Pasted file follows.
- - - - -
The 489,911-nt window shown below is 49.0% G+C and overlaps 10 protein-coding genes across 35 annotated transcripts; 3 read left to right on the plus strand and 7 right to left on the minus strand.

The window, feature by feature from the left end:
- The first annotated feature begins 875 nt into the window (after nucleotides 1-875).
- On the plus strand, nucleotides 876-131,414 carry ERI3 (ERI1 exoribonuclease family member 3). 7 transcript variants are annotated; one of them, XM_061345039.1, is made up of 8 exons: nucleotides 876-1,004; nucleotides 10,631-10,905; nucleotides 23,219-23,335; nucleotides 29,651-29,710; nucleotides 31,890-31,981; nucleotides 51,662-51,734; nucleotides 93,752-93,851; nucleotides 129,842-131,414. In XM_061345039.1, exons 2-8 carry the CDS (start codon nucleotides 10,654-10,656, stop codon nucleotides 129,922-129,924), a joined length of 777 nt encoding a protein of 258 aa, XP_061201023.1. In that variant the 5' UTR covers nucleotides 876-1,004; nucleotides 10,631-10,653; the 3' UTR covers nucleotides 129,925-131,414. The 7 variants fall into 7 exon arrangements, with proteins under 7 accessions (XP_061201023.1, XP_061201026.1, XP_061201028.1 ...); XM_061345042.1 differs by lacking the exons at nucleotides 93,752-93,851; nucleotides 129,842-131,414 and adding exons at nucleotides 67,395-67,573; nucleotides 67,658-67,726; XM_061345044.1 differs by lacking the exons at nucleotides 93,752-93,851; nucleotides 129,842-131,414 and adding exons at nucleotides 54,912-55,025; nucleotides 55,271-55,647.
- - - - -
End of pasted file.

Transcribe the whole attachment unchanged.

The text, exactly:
The 489,911-nt window shown below is 49.0% G+C and overlaps 10 protein-coding genes across 35 annotated transcripts; 3 read left to right on the plus strand and 7 right to left on the minus strand.

The window, feature by feature from the left end:
- The first annotated feature begins 875 nt into the window (after nucleotides 1-875).
- On the plus strand, nucleotides 876-131,414 carry ERI3 (ERI1 exoribonuclease family member 3). 7 transcript variants are annotated; one of them, XM_061345039.1, is made up of 8 exons: nucleotides 876-1,004; nucleotides 10,631-10,905; nucleotides 23,219-23,335; nucleotides 29,651-29,710; nucleotides 31,890-31,981; nucleotides 51,662-51,734; nucleotides 93,752-93,851; nucleotides 129,842-131,414. In XM_061345039.1, exons 2-8 carry the CDS (start codon nucleotides 10,654-10,656, stop codon nucleotides 129,922-129,924), a joined length of 777 nt encoding a protein of 258 aa, XP_061201023.1. In that variant the 5' UTR covers nucleotides 876-1,004; nucleotides 10,631-10,653; the 3' UTR covers nucleotides 129,925-131,414. The 7 variants fall into 7 exon arrangements, with proteins under 7 accessions (XP_061201023.1, XP_061201026.1, XP_061201028.1 ...); XM_061345042.1 differs by lacking the exons at nucleotides 93,752-93,851; nucleotides 129,842-131,414 and adding exons at nucleotides 67,395-67,573; nucleotides 67,658-67,726; XM_061345044.1 differs by lacking the exons at nucleotides 93,752-93,851; nucleotides 129,842-131,414 and adding exons at nucleotides 54,912-55,025; nucleotides 55,271-55,647.